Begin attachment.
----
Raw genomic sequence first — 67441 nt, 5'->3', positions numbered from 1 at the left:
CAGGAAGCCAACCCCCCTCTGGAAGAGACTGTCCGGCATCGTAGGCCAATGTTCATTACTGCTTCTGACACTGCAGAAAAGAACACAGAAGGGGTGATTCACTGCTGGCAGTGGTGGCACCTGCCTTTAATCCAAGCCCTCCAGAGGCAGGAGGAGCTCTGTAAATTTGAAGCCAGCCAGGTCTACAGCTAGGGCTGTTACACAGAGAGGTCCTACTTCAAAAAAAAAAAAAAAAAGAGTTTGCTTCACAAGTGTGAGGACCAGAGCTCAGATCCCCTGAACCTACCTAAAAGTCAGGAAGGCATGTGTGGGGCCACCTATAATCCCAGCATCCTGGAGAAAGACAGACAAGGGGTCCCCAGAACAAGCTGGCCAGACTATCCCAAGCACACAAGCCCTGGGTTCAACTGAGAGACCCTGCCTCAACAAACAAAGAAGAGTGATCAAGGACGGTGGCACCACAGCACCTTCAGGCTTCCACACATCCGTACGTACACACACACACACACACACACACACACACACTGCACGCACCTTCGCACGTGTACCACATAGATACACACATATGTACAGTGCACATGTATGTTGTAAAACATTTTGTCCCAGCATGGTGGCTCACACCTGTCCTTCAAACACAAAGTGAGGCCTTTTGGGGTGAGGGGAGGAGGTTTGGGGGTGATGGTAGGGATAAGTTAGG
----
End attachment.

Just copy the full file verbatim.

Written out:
Raw genomic sequence first — 67441 nt, 5'->3', positions numbered from 1 at the left:
CAGGAAGCCAACCCCCCTCTGGAAGAGACTGTCCGGCATCGTAGGCCAATGTTCATTACTGCTTCTGACACTGCAGAAAAGAACACAGAAGGGGTGATTCACTGCTGGCAGTGGTGGCACCTGCCTTTAATCCAAGCCCTCCAGAGGCAGGAGGAGCTCTGTAAATTTGAAGCCAGCCAGGTCTACAGCTAGGGCTGTTACACAGAGAGGTCCTACTTCAAAAAAAAAAAAAAAAAGAGTTTGCTTCACAAGTGTGAGGACCAGAGCTCAGATCCCCTGAACCTACCTAAAAGTCAGGAAGGCATGTGTGGGGCCACCTATAATCCCAGCATCCTGGAGAAAGACAGACAAGGGGTCCCCAGAACAAGCTGGCCAGACTATCCCAAGCACACAAGCCCTGGGTTCAACTGAGAGACCCTGCCTCAACAAACAAAGAAGAGTGATCAAGGACGGTGGCACCACAGCACCTTCAGGCTTCCACACATCCGTACGTACACACACACACACACACACACACACACACACTGCACGCACCTTCGCACGTGTACCACATAGATACACACATATGTACAGTGCACATGTATGTTGTAAAACATTTTGTCCCAGCATGGTGGCTCACACCTGTCCTTCAAACACAAAGTGAGGCCTTTTGGGGTGAGGGGAGGAGGTTTGGGGGTGATGGTAGGGATAAGTTAGG